Government rejects higher ed funding review’s main recommendations

To nobody’s surprise, the federal government has rejected the 2011 base funding review panel’s main recommendations (media release here).

The biggest policy change suggested by the BFR panel was that every student should pay 40% of the Commonwealth-supported funding rate, with taxpayers paying the other 60%. With students currently paying between 28% and 83% of their course’s funding rates (details at p. 52 of Mapping Australian higher education), that would have meant some students paying less (eg law, business) and many others paying more (eg medicine, nursing, engineering, science, education).

Logically and empirically, 40/60 was always dubious. It was based on the idea that government should pay the anticipated future value of higher education’s public benefits. Graduate Winners argued against that idea, proposing a framework in which the public aims to profit from its higher education investment.

The flat 40/60 was based on the idea that public benefits were similar between disciplines. As one of the main public benefits was increased tax revenue, that assumption is clearly false (data also in Graduate Winners, but easily inferred from the BFR background paper on private financial returns). And even if this was true, it logically leads to a flat rate subsidy and not a proportion of total funding rates, which have nothing to do with subsequent benefits.Read More »

Is the university experience worse than 40 years ago?

”I don’t think the university experience is nearly as good for students as it was 40 years ago. There are a number of changes, but most important is teaching is taken much less seriously than it used to be.”

– Robert Manne, The Age, 19 January 2013

I suspect he’s right that senior academics spend less time talking to and mentoring the most intellectually engaged and able undergraduate students than they did 30 or 40 years ago. But for the average student academics generally probably do a better job of organising and presenting their course materials, and this is showing in increased student satisfaction with teaching.

The data is from the Course Experience Questionnaire, run by Graduate Careers Australia. The figure appears in the 2013 edition of Mapping Australian higher education, to be released tomorrow night. (Update: out now.)

Do higher education subsidies produce public benefits?, 1985 version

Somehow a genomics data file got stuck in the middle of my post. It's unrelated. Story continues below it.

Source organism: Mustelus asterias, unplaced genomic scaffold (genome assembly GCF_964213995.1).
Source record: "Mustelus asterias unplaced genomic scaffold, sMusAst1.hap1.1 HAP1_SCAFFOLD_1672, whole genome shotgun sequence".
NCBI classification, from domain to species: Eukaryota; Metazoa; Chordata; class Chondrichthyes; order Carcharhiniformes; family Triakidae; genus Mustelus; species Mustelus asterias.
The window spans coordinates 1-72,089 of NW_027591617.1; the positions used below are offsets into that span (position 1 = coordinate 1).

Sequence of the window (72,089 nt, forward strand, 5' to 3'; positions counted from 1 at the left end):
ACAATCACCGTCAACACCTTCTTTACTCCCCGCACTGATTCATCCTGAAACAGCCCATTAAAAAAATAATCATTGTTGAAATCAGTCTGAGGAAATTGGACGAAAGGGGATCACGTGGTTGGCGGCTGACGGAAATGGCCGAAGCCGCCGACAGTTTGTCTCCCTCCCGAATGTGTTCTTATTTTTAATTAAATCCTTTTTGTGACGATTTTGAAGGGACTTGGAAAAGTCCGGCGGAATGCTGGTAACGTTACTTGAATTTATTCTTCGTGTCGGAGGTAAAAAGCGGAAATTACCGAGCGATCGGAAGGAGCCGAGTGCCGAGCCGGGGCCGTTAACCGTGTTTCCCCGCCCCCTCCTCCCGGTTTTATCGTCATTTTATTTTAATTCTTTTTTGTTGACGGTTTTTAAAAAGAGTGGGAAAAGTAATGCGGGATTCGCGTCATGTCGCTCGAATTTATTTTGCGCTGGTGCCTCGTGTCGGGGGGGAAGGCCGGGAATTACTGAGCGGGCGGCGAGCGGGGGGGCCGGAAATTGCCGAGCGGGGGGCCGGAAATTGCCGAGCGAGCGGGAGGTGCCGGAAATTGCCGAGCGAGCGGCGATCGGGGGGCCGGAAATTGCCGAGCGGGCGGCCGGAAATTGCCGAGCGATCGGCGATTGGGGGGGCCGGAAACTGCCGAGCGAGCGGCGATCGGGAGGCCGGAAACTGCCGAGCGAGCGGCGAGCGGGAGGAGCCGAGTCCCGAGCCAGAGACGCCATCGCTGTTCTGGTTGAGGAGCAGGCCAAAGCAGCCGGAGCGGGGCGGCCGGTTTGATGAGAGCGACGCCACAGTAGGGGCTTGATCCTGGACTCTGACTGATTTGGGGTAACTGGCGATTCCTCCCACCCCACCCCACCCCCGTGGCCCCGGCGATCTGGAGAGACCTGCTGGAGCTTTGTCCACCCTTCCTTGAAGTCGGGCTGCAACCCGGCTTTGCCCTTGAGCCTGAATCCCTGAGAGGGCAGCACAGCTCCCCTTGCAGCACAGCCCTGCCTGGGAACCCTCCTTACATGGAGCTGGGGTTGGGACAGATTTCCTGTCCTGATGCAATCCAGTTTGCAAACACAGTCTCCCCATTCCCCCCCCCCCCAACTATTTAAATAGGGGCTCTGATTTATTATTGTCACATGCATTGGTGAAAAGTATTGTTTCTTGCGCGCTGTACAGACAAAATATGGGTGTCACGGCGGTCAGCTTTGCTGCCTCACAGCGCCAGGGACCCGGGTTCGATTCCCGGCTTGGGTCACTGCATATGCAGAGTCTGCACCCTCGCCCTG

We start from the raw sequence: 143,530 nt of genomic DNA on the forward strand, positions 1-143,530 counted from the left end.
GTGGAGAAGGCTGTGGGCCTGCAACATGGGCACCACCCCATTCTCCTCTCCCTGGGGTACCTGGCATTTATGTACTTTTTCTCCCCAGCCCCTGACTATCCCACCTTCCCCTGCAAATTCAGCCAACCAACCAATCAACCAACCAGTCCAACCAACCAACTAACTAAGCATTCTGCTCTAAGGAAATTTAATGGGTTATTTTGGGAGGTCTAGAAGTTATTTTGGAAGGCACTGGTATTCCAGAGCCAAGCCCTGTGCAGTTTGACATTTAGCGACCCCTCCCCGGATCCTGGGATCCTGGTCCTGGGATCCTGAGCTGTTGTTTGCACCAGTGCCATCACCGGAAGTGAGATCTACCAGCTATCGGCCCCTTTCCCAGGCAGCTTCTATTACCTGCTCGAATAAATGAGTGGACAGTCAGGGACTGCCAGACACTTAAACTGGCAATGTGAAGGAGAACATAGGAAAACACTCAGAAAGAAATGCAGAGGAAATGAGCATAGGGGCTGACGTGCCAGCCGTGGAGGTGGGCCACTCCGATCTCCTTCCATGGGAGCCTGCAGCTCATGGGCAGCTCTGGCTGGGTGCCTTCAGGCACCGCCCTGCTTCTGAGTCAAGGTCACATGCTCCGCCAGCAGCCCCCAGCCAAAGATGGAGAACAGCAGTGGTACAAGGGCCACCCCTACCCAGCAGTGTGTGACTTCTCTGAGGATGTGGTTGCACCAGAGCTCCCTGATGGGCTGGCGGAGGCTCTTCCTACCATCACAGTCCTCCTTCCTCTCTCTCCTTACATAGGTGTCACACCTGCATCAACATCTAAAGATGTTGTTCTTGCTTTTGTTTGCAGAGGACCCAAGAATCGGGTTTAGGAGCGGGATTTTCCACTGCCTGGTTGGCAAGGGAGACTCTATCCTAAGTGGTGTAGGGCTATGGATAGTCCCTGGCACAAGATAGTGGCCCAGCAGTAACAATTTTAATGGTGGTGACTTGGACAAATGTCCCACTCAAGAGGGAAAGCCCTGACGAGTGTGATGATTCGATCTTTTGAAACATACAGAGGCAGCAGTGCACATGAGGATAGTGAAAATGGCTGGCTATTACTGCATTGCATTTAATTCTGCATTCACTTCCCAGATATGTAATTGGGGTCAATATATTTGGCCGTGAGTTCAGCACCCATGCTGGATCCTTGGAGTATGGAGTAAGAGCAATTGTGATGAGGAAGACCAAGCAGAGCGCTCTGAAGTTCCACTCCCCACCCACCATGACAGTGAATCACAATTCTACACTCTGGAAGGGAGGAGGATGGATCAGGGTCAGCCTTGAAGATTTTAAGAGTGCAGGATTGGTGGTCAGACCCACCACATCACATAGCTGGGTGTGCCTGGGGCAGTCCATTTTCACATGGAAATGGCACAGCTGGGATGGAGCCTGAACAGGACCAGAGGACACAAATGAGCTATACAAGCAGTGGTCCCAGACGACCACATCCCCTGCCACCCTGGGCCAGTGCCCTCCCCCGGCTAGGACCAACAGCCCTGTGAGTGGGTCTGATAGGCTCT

I spent the last day of 2012 tidying up my chapter in a book I am co-editing on the Dawkins higher education reforms (the aim is to publish in mid-2013 to coincide with the 25th anniversary of the government white paper). The subject of my chapter is the Liberal response to the Dawkins reforms, which turned into a story about the Liberal role in the long, convoluted path from the state-dominated higher education system created in 1974 to a more privately-funded, market-based system.

Mid-1980s Cabinet papers released today provide a bit more of the background. At this point, Labor was still committed to free education for domestic students. But the Department of Finance thought that this was a bad idea, and wrote a memorandum explaining why.

It has the usual material about free higher education not changing the socio-economic profile of students. But it also contains a version of the key argument in my Graduate Winners report:

While these external benefits [better organised and functing political and social systems, potentially lower crime, sickness, disease, application of research undertaken in conjunction with education] are of course very difficult to measure they are widely believed to exist. To acknowledge their existence however is not to make a case on efficiency grounds for the full public subsidisation of higher education: full susbidies would only be warranted if there were no private benefits at all which is not likely to be the case; most people would expect extra income, status, and work satisfaction as a result of tertiary education…

It goes on to note that there is no public benefit from hobby or recreational study, and there is a risk of over-investment – ie, there could be greater economic and social well-being from investing the same money elsewhere.

I don’t think Finance’s document quite describes the underlying logic of its argument, which 1) are there public benefits from a course? (if no, just leave it to the market); 2) If yes, are the private benefits large enough to attract students? (if yes to this question, just leave it to the market); 3) If the private benefits are not large enough, will public subsidies lead to enough public benefit to justify intervention?

But they are certainly right that a public benefit argument can’t possibly justify full public funding of higher education, as susbequent events showed.